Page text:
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N Engl J Med. 2014 Mar 27;370(13):1209-1219. doi: 10.1056/NEJMoa1307491.

Patches of disorganization in the neocortex of children with autism.

Author information

University of California, San Diego, Autism Center of Excellence (R.S., M.L.C., M.P.B., E.C.), and the Departments of Neuroscience (R.S., M.L.C., M.P.B., S.R., E.C.) and Pathology (S.R.), University of California, San Diego, School of Medicine, La Jolla; Allen Institute for Brain Science, Seattle (M.P.B., S.M.S., E.S.L.); the Department of Pathology and Cell Biology, University of South Florida School of Medicine and Alzheimer's Institute and Research Center, Tampa (P.R.M.); the Department of Genetics and Genome Sciences, Case Western Reserve University School of Medicine, Cleveland (A.W.-B.); and the Department of Psychiatry and Behavioral Sciences, Stanford University School of Medicine, Palo Alto, CA (S.A.C.).
Contributed equally



Autism involves early brain overgrowth and dysfunction, which is most strongly evident in the prefrontal cortex. As assessed on pathological analysis, an excess of neurons in the prefrontal cortex among children with autism signals a disturbance in prenatal development and may be concomitant with abnormal cell type and laminar development.


To systematically examine neocortical architecture during the early years after the onset of autism, we used RNA in situ hybridization with a panel of layer- and cell-type-specific molecular markers to phenotype cortical microstructure. We assayed markers for neurons and glia, along with genes that have been implicated in the risk of autism, in prefrontal, temporal, and occipital neocortical tissue from postmortem samples obtained from children with autism and unaffected children between the ages of 2 and 15 years.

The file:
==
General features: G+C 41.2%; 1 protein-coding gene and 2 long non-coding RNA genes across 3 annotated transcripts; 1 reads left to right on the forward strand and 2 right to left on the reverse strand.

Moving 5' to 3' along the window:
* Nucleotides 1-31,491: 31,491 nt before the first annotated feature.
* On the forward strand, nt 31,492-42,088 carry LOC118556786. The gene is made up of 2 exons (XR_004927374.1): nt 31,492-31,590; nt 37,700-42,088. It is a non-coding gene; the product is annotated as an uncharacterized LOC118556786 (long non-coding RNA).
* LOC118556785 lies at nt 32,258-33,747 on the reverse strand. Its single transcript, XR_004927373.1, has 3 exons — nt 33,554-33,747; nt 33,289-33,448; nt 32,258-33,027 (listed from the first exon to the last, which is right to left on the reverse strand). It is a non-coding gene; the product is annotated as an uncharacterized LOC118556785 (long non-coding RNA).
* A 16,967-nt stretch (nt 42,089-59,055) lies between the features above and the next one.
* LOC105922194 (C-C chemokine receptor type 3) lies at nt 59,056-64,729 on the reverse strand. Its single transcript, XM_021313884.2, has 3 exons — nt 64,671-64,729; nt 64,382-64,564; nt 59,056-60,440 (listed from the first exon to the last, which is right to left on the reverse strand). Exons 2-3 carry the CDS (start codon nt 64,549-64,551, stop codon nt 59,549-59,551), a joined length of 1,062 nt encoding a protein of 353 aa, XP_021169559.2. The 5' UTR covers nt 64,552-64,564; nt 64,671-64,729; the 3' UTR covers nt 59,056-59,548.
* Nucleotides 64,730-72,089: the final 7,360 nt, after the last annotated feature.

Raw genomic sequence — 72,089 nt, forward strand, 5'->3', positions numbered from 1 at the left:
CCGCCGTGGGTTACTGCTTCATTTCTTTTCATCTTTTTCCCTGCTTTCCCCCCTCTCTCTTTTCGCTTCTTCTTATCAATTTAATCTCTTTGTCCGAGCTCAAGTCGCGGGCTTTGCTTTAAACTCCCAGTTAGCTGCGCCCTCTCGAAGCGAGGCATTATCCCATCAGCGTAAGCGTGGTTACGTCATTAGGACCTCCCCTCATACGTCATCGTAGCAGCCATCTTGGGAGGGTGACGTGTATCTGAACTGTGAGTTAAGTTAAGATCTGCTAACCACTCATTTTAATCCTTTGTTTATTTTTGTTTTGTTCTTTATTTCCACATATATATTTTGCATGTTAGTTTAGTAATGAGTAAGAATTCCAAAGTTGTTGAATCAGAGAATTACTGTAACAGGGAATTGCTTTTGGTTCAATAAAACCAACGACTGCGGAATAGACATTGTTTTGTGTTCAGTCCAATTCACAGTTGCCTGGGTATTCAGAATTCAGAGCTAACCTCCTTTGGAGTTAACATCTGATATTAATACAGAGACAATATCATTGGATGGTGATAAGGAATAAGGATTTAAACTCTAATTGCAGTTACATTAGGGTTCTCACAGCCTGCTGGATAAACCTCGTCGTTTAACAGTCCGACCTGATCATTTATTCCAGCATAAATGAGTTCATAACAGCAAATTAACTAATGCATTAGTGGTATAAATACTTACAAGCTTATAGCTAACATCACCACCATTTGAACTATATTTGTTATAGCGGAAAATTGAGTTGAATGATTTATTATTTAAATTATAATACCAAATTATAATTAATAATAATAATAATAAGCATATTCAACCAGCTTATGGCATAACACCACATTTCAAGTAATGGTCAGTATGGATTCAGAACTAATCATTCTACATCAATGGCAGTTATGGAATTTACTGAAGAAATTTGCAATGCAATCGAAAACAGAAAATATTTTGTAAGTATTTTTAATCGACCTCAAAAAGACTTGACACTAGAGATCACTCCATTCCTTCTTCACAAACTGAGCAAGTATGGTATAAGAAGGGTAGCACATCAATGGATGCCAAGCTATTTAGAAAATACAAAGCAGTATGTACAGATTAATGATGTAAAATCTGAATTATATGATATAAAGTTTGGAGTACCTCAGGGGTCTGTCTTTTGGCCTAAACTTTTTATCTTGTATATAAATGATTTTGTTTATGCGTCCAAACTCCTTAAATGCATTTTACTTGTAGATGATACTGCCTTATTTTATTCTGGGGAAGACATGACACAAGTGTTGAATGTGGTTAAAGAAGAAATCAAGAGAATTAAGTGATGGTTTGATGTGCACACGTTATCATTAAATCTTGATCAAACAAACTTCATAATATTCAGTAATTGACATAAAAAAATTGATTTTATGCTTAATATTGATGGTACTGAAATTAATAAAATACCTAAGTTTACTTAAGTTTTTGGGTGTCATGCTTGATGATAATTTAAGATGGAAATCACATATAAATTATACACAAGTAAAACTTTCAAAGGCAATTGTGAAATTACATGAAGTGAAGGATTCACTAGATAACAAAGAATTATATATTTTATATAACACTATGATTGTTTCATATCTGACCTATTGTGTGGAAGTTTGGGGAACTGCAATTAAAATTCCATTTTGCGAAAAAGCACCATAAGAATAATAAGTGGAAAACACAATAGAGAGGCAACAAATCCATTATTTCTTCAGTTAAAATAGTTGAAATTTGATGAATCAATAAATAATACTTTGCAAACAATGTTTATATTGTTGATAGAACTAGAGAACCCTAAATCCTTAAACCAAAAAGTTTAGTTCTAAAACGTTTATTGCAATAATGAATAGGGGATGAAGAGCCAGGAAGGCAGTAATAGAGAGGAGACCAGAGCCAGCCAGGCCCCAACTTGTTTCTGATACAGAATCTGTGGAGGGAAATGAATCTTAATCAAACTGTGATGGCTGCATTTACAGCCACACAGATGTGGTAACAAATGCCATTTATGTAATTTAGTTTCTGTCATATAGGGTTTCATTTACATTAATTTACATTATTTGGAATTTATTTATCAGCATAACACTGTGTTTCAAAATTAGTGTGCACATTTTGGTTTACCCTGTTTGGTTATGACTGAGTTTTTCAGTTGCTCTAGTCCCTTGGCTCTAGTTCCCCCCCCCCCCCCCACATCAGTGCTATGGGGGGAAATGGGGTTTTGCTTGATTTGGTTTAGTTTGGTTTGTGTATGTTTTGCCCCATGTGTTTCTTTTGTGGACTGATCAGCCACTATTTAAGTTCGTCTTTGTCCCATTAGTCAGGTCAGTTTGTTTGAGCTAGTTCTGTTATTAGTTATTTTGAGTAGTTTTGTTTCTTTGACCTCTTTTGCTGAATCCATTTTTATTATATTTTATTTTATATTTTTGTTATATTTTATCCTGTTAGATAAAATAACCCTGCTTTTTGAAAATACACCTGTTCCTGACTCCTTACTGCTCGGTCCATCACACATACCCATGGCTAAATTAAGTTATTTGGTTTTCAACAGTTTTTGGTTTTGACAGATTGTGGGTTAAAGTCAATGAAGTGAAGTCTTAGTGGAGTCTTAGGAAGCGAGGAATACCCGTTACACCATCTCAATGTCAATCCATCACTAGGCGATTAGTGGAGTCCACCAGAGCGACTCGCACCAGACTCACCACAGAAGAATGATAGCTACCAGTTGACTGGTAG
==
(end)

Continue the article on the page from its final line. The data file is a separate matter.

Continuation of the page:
We observed focal patches of abnormal laminar cytoarchitecture and cortical disorganization of neurons, but not glia, in prefrontal and temporal cortical tissue from 10 of 11 children with autism and from 1 of 11 unaffected children. We observed heterogeneity between cases with respect to cell types that were most abnormal in the patches and the layers that were most affected by the pathological features. No cortical layer was uniformly spared, with the clearest signs of abnormal expression in layers 4 and 5. Three-dimensional reconstruction of layer markers confirmed the focal geometry and size of patches.


In this small, explorative study, we found focal disruption of cortical laminar architecture in the cortexes of a majority of young children with autism. Our data support a probable dysregulation of layer formation and layer-specific neuronal differentiation at prenatal developmental stages. (Funded by the Simons Foundation and others.).

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